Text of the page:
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Marilynne Robinson’s Essential American Stories – The New Yorker

When Robinson was not quite twelve, she and her family were in an automobile accident. Another driver crossed the center line, totalling their car, injuring both of her parents, breaking her brother’s leg, and leaving her with a concussion. All four of them were hospitalized. The crash was so traumatic that Robinson does not drive, creating a rare dependency in someone who is otherwise almost entirely self-sufficient. Already in childhood she was comfortable with solitude, even with loneliness; her needs, including her need for other people, were remarkably limited. One of Robinson’s schoolteachers told her that “one must make one’s mind a good companion, because you live with it every minute of your life,” advice that she either took to heart or never required.

Robinson still likes to walk while thinking and talking. One day, strolling through the stately oak savanna of Rochester Cemetery, in one of Iowa’s last remaining patches of native prairie, she narrates the ecology of the area and some of its human history, pointing out the generations of headstones hidden among a tiny sea of hills. She is formidably erudite but punctuates her speech with the surprisingly sweet refrain “you know?” The answer is almost always no—no, we do not know much about the Albigensians or the Waldensians, have nothing to say about the migratory habits of pelicans, had no idea that the first English translator of Philipp Melanchthon’s systematics was an African-American philosopher named Charles Leander Hill, have not read Marlowe’s translations of Ovid, have read the first volume of Calvin’s “Institutes” but, alas, not all of the second. But “you know?” is less a question than an assurance, part of why Robinson was a beloved teacher: there is a lot we do not already know, but no limit to what we could learn, and no reason to underestimate one another.

In other ways, too, Robinson is a patient guide. A stop in Stone City, named for the area’s many limestone quarries, near where Grant Wood painted, is followed by one at Anamosa State Penitentiary, which prisoners built from the limestone, and where Robinson recounts her own experiences teaching and meeting with the incarcerated. Next is a visit to the Herbert Hoover National Historic Site, where, before entering, she lingers in the parking lot to discuss the miracles in the Synoptic Gospels, and, upon exiting, returns to the same topic, which leads her to a distinction she draws between the religious imaginations of Gerard Manley Hopkins and Emily Dickinson.

Robinson’s own religious imagination took shape during her sophomore year of college, when a philosophy professor assigned Jonathan Edwards’s “The Great Christian Doctrine of Original Sin Defended.” The treatise contains a footnote that changed her life; in it, Edwards observes that although moonlight seems permanent, its brightness is renewed continuously. Believers often say that God meets them where they are and speaks to them in voices they can understand, so perhaps it is fitting that Robinson found her own revelation in a seldom read yet much maligned two-hundred-year-old book. An eighteenth-century evangelist articulated what she had always felt: that existence is miraculous, that at any moment the luminousness of the world could be revoked but is instead sustained.

Another truth revealed itself in that encounter: that history is not always a fair judge of character. Edwards had been reduced in the popular imagination to the censorious preacher of a single sermon, but the man who once called us “sinners in the hands of an angry God” spent a lifetime pointing out that we are creatures in the embrace of a tender and generous one, too. Likewise, Robinson came to see Edwards’s fellow-Puritans not as finger-wagging prudes but as radical political reformers who preached, even if they did not always live up to, a social ethic with strict expectations around charity—a tradition of Christian liberalism and economic justice rarely acknowledged today.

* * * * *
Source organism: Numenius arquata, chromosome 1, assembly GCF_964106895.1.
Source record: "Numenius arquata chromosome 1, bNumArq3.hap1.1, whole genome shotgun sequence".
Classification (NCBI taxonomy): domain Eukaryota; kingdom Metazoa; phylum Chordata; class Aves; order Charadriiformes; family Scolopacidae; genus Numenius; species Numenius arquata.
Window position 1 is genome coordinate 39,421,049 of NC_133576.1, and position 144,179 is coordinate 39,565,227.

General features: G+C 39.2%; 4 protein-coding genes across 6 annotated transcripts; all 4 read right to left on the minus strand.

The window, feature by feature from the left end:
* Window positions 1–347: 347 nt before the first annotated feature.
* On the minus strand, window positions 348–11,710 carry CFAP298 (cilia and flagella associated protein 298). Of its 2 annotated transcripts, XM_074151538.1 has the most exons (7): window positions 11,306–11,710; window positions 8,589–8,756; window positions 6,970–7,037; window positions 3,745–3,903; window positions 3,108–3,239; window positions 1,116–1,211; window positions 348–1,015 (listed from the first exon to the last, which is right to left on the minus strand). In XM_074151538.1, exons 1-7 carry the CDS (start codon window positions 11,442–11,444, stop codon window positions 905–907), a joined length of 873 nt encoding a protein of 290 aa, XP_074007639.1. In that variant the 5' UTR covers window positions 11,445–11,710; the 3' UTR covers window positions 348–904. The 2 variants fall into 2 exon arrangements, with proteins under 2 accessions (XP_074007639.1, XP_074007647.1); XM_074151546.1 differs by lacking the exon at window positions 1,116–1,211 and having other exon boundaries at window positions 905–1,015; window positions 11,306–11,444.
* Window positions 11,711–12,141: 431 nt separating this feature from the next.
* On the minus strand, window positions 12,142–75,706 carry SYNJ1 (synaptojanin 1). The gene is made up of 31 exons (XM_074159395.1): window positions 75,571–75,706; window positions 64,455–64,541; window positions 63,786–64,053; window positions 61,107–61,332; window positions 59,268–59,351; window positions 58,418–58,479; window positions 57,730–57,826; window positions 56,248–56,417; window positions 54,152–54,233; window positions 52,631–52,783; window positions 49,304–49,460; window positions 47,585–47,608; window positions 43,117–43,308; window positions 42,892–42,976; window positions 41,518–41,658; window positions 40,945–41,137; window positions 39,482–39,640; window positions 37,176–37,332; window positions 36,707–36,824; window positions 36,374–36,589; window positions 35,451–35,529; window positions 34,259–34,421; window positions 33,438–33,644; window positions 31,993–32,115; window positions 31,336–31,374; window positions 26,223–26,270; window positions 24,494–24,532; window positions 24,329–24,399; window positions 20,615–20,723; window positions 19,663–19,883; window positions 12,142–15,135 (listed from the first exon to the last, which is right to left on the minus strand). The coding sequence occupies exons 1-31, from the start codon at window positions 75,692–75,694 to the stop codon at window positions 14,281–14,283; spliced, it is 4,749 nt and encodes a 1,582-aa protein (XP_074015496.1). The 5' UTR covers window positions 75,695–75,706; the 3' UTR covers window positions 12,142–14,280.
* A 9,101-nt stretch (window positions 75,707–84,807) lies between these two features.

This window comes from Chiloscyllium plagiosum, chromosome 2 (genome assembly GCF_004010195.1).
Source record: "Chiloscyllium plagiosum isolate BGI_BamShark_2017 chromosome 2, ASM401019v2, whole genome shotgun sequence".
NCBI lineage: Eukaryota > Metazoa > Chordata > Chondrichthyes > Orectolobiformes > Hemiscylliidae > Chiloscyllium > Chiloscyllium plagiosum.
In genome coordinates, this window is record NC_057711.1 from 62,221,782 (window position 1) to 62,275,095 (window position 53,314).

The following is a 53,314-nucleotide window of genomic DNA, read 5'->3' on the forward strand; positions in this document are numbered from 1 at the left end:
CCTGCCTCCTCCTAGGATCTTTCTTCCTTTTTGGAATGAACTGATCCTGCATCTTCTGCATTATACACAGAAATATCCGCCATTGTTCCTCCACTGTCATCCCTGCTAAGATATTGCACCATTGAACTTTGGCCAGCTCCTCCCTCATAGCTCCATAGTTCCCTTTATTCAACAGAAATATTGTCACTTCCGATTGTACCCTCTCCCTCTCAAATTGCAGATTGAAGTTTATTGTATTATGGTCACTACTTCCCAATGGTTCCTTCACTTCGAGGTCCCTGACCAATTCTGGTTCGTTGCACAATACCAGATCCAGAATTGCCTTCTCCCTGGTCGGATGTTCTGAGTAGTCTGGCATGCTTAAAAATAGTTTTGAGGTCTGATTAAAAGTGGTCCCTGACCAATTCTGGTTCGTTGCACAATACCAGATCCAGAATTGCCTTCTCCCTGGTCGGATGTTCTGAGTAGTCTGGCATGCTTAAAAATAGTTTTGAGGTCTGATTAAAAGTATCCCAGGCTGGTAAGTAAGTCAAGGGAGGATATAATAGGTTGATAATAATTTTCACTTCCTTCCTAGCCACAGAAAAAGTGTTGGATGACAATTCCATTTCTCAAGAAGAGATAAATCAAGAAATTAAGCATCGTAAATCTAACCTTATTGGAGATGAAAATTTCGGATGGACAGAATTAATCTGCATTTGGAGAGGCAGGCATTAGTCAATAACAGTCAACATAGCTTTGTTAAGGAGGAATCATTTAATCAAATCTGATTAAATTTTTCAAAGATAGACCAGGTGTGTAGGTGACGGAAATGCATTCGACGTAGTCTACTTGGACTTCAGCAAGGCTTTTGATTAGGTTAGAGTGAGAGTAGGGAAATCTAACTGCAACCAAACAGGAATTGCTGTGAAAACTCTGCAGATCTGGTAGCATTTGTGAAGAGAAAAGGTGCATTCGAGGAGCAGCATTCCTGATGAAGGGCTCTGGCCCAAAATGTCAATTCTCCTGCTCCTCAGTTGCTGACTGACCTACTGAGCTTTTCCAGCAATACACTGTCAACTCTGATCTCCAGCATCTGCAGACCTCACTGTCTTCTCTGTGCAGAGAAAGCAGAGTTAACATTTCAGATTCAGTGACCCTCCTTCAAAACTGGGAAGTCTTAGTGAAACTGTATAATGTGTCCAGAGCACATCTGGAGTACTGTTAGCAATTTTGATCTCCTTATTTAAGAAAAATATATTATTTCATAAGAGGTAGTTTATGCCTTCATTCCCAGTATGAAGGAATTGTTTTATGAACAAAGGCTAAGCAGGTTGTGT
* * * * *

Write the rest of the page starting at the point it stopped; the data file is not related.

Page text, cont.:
Robinson thought about going into the ministry, but when she did not get a scholarship for seminary she returned to the West, for graduate studies in English at the University of Washington, where she wrote a dissertation on “Henry VI, Part II.” (Characteristically, she was drawn to one of Shakespeare’s least-known and least-loved plays.) While there, Robinson married another student, whom she met in a seminar on the literature of the American South, and their first son was born not long afterward. When her husband got a job as a professor at the University of Massachusetts at Amherst, in 1970, the family moved from Seattle to the Pioneer Valley, where their second son was born. The marriage ended two decades later; she does not speak of the divorce, or of the man to whom she was married. But she loves to talk about motherhood and her children, and she describes bringing them up as the most sustained act of attention she could imagine. “When you watch a child grow, it is pure consciousness coming into being,” she says. “It’s beautiful, complex, and inexhaustible. You learn so much about the mind, how language develops and memory works.”

Robinson says that she “aspired to mythic status as a mother,” although the mothers of mythology are a mixed bunch, and her own mother was a source of some consternation. Both of her parents were very conservative, and the gap between their politics and hers grew over time. Robinson’s relationship with her mother was interesting, but not easy. Her mother prized respectability above all, and for a while Robinson seemed to strive for that standard. She recalls winter mornings in Massachusetts when she got up early to bake, so that the house smelled of fresh bread when the boys awoke, and summer afternoons when they gathered gooseberries from the back yard to make pies, and hours spent tending the flower gardens that adorned their white clapboard house on a maple-shaded road. But Robinson had an outlet for her ambition that her mother never did: around the edges of all that domestic activity, she was turning herself into a novelist.